Days after, some hospitals in Hubei released their medical stuff needs to the public. They were very worried about the new coronavirus being transmitted through droplets. One item, N95 masks or medical-surgical masks which can block droplets that carry the virus, were in great need. Because the whole country fell into a frenzy of buying masks, they were hard to find. Raz decided to be the man in Israel on a mission to find masks for China.

The first place they turned to was a local pharmacy in Israel. The masks in the pharmacy were cheap, but the stock was limited.

Raz believed that Chinese doctors and their patients had no time to wait, so they turned to the local hospital. Unfortunately, the hospital said they could not sell any masks.

After experiencing a few setbacks,they got a big chance. They reached out to the Israel-China Chamber of Commerce. The board of directors of the Israel-China Chamber of Commerce, includes representatives from one of the ten largest hospitals in the world and investors from all over the world. Raz and Brian were invited to propose a plan they called “We have a hope to help Chinese friends”, and the plan was quickly endorsed by all parties.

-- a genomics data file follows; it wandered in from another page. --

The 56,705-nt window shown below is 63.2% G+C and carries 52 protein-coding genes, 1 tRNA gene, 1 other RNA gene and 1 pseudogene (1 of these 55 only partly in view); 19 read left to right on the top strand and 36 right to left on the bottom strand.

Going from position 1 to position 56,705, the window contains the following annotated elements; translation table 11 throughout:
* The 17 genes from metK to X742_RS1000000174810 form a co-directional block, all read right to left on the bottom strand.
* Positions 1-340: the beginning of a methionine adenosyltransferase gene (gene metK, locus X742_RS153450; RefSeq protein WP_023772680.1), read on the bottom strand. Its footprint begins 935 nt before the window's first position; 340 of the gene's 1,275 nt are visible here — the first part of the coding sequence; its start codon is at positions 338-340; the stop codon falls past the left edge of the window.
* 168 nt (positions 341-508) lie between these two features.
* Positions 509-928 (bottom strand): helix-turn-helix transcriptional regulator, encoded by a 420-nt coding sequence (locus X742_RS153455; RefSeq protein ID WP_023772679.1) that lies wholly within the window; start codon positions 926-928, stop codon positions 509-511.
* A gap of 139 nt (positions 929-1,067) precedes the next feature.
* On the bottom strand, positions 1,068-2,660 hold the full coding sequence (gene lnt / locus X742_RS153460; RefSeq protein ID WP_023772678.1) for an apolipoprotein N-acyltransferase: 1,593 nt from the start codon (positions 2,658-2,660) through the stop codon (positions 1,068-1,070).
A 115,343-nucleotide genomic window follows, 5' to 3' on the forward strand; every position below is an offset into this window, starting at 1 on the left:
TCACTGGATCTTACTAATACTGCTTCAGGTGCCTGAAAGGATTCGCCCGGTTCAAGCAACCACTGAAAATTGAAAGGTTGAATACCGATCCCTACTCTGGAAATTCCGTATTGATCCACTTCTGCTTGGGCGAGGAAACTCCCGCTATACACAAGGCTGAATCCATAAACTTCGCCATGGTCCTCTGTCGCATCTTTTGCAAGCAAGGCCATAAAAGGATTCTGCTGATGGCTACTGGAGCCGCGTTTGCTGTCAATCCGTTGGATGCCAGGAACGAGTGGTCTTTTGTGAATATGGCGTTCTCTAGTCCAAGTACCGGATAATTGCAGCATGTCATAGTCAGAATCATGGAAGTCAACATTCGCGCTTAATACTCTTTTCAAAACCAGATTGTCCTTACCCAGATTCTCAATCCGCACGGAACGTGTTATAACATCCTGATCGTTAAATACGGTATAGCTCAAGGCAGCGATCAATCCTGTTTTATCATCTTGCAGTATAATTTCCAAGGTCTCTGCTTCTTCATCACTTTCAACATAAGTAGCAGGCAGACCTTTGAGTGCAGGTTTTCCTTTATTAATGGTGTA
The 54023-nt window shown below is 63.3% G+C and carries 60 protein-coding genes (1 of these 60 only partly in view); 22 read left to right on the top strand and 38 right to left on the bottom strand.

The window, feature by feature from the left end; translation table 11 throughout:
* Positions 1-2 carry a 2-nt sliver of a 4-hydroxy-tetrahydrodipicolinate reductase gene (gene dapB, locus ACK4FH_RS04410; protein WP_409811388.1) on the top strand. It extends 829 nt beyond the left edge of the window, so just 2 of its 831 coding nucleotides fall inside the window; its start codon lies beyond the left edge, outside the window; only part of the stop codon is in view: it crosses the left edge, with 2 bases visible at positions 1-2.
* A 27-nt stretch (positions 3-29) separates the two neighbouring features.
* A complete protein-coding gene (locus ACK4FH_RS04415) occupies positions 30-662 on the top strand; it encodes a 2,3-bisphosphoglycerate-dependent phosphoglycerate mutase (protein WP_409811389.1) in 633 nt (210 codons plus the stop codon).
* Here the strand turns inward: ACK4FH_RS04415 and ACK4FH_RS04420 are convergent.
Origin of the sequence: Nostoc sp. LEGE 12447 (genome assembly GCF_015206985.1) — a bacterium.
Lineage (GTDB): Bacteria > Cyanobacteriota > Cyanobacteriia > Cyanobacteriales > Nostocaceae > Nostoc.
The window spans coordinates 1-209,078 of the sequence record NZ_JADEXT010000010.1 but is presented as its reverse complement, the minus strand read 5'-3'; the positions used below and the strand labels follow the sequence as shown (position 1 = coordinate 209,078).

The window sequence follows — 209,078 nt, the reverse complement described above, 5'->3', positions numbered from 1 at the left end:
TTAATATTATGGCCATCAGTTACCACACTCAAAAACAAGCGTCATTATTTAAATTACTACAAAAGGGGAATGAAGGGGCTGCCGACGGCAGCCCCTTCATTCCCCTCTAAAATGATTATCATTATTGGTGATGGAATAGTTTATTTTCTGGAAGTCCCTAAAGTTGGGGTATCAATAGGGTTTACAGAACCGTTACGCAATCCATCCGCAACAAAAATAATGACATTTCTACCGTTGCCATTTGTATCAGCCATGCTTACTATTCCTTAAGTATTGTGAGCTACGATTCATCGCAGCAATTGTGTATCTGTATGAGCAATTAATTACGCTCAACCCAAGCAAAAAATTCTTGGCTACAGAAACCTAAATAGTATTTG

After this, they received 30,000 medical masks donated by all walks of life in Israel! The medical equipment supplier of Tel Aviv’s largest hospital obtained more medical supplies to donate, including 100,000 masks, 50,000 pairs of medical gloves, 2000 sets of surgical gowns, and so on. Finally, with the assistance of his friends staying in China, they were able to overcome difficulties related to shipping and distributing medical supplies to the center of the epidemic, Hubei, China. The final destination was a city called Huanggang. The donations would have a great impact because Huanggang was slightly neglected by the public donations and more ill-equipped than Wuhan.